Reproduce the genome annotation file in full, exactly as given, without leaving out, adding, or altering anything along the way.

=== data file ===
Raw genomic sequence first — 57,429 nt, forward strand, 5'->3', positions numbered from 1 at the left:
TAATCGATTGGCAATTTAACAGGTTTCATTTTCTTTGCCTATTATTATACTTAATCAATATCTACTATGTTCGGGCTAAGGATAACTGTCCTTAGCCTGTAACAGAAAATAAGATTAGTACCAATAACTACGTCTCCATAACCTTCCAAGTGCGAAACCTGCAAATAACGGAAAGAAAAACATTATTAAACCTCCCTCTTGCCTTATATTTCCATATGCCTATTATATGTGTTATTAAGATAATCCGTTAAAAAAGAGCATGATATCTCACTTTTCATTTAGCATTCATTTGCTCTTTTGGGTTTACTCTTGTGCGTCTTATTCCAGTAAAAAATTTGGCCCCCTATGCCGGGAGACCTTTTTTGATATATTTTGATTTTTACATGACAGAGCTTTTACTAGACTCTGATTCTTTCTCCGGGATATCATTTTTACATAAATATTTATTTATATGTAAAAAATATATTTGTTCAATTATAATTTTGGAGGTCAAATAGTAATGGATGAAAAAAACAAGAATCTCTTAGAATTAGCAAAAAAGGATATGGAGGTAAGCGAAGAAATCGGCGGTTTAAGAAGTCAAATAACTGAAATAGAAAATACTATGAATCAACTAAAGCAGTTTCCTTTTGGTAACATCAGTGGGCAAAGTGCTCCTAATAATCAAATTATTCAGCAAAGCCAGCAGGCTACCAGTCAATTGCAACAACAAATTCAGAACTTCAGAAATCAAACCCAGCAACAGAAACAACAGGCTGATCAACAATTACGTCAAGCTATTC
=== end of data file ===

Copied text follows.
Raw genomic sequence first — 57,429 nt, forward strand, 5'->3', positions numbered from 1 at the left:
TAATCGATTGGCAATTTAACAGGTTTCATTTTCTTTGCCTATTATTATACTTAATCAATATCTACTATGTTCGGGCTAAGGATAACTGTCCTTAGCCTGTAACAGAAAATAAGATTAGTACCAATAACTACGTCTCCATAACCTTCCAAGTGCGAAACCTGCAAATAACGGAAAGAAAAACATTATTAAACCTCCCTCTTGCCTTATATTTCCATATGCCTATTATATGTGTTATTAAGATAATCCGTTAAAAAAGAGCATGATATCTCACTTTTCATTTAGCATTCATTTGCTCTTTTGGGTTTACTCTTGTGCGTCTTATTCCAGTAAAAAATTTGGCCCCCTATGCCGGGAGACCTTTTTTGATATATTTTGATTTTTACATGACAGAGCTTTTACTAGACTCTGATTCTTTCTCCGGGATATCATTTTTACATAAATATTTATTTATATGTAAAAAATATATTTGTTCAATTATAATTTTGGAGGTCAAATAGTAATGGATGAAAAAAACAAGAATCTCTTAGAATTAGCAAAAAAGGATATGGAGGTAAGCGAAGAAATCGGCGGTTTAAGAAGTCAAATAACTGAAATAGAAAATACTATGAATCAACTAAAGCAGTTTCCTTTTGGTAACATCAGTGGGCAAAGTGCTCCTAATAATCAAATTATTCAGCAAAGCCAGCAGGCTACCAGTCAATTGCAACAACAAATTCAGAACTTCAGAAATCAAACCCAGCAACAGAAACAACAGGCTGATCAACAATTACGTCAAGCTATTC